Space Marine Review: Fast Attack: Drop Pod


Corrm here, welcome to my review of the Space Marine Drop Pod, stalwarts of the Adeptus Astartes. For more reviews, battle reports and analyses, check out the Tactics Corner.

Space Marine Drop Pods are one of the iconic vehicles of the Space Marine army. The image of hundreds of pods raining their deadly cargo down on an unsuspecting planet appears in the fluff and imagery of the 40k universe many times. Given how iconic the vehicles is in the game, it is surprising how long it took for the humble drop pod to get an official model.

The drop pod is the ultimate transport vehicle for Space Marines, able to get your forces almost anywhere on the table cheaply and with an improved degree of safety and accuracy.



The Drop Pod is a transport vehicle that can either be purchased as a dedicated transport for many of the units in Codex: Space Marines on in a Fast Attack slot on the force organisation chart. It’s purpose is exactly what it is in the background; to get your space marine forces into optimal position on the tabletop to help win you the game. It comes with several special rules that can help you achieve this aim.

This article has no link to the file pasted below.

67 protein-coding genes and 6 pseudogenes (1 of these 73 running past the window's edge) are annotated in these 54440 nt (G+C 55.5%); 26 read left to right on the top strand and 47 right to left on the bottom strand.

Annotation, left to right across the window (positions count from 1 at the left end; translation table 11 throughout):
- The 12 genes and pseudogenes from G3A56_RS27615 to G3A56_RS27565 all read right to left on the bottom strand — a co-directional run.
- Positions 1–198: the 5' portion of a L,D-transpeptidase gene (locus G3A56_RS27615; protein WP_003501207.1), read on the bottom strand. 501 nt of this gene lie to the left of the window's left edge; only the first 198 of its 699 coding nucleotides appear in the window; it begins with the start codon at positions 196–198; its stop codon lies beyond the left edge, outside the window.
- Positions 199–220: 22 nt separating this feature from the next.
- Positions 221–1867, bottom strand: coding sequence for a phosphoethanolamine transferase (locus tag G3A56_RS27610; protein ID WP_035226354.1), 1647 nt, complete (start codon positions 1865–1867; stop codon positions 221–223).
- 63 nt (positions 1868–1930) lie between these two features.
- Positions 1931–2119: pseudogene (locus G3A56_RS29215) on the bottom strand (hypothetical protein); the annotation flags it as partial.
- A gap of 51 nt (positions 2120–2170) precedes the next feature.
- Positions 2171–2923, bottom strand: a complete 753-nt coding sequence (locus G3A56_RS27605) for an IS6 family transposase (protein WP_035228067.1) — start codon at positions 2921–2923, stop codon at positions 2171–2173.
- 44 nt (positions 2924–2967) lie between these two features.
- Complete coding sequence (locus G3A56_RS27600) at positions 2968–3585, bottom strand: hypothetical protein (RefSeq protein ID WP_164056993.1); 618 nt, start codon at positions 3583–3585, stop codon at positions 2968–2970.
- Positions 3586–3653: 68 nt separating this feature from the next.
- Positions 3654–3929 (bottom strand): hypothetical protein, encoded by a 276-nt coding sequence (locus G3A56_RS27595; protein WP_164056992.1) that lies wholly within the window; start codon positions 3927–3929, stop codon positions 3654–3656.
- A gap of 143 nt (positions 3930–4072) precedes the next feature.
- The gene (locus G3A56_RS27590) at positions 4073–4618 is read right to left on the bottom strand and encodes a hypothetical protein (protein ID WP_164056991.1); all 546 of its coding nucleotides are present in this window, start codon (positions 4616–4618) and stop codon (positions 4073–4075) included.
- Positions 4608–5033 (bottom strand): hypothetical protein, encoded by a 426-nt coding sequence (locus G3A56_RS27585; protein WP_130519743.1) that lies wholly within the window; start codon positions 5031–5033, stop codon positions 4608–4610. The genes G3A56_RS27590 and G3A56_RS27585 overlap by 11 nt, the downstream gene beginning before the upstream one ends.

The drop pod is a vehicle with armour 12 all round and three hull points.


  • Storm Bolter
  • Option to replace the Storm Bolter with a deathwind launcher
  • Can take a locator beacon


Special Rules:

  • Open-topped
  • Immobile- Once deployed, the drop pod counts as suffering an Immobilised result (though it does not lose a hull point).
  • Drop Pod Assault- Drop pods (and the units embarked in them) are held in deep strike reserve. On turn 1, half of the drop pods in reserve (rounding up) arrive automatically. The rest of the pods roll for reserves as normal. Once landed, all passengers must disembark and no models can embark on the drop pod.
  • Inertial Guidance System- If the drop pod scatters on impassible terrain or another model, reduce the scatter distance by the minimum to avoid the obstacle. It can still Deep Strike Mishap if the pod scatters off the board.


The Drop Pod is a fantastic unit that has made its way into many Space Marine armies and is a strong and competitive choice.

The drop pod is an easy and safe way to deploy most units on the board. Thanks to the Inertial Guidance System, the only way for your pod to mishap is if it goes off the board. As long as you deploy far enough from the board edge, your unit will always arrive safely (barring any enemy Interceptor fire). Remember though, if landing in difficult terrain, the drop pod will lose 2 hull points on failing a dangerous terrain test as it is already immobilized when it lands. It is a 1 in 6 chance it will occur if you land in terrain and will make the pod much easier for your opponent to destroy.